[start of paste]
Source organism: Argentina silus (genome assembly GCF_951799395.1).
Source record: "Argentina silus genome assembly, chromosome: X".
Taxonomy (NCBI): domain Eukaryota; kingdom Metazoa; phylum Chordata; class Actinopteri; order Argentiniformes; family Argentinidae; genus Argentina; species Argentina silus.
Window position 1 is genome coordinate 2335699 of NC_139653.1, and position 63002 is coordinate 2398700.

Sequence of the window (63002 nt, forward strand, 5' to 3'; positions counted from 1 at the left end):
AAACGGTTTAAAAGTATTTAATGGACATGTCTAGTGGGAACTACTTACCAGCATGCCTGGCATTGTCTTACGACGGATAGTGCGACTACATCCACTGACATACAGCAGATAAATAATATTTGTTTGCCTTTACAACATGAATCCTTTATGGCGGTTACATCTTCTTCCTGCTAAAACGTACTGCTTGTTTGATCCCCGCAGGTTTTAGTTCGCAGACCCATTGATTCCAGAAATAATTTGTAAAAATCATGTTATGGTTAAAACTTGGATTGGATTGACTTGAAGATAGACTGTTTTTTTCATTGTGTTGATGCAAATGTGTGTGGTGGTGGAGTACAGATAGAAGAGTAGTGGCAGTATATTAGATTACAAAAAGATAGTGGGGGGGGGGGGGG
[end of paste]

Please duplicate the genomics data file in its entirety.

Source organism: Argentina silus (genome assembly GCF_951799395.1).
Source record: "Argentina silus genome assembly, chromosome: X".
Taxonomy (NCBI): domain Eukaryota; kingdom Metazoa; phylum Chordata; class Actinopteri; order Argentiniformes; family Argentinidae; genus Argentina; species Argentina silus.
Window position 1 is genome coordinate 2335699 of NC_139653.1, and position 63002 is coordinate 2398700.

Sequence of the window (63002 nt, forward strand, 5' to 3'; positions counted from 1 at the left end):
AAACGGTTTAAAAGTATTTAATGGACATGTCTAGTGGGAACTACTTACCAGCATGCCTGGCATTGTCTTACGACGGATAGTGCGACTACATCCACTGACATACAGCAGATAAATAATATTTGTTTGCCTTTACAACATGAATCCTTTATGGCGGTTACATCTTCTTCCTGCTAAAACGTACTGCTTGTTTGATCCCCGCAGGTTTTAGTTCGCAGACCCATTGATTCCAGAAATAATTTGTAAAAATCATGTTATGGTTAAAACTTGGATTGGATTGACTTGAAGATAGACTGTTTTTTTCATTGTGTTGATGCAAATGTGTGTGGTGGTGGAGTACAGATAGAAGAGTAGTGGCAGTATATTAGATTACAAAAAGATAGTGGGGGGGGGGGGGG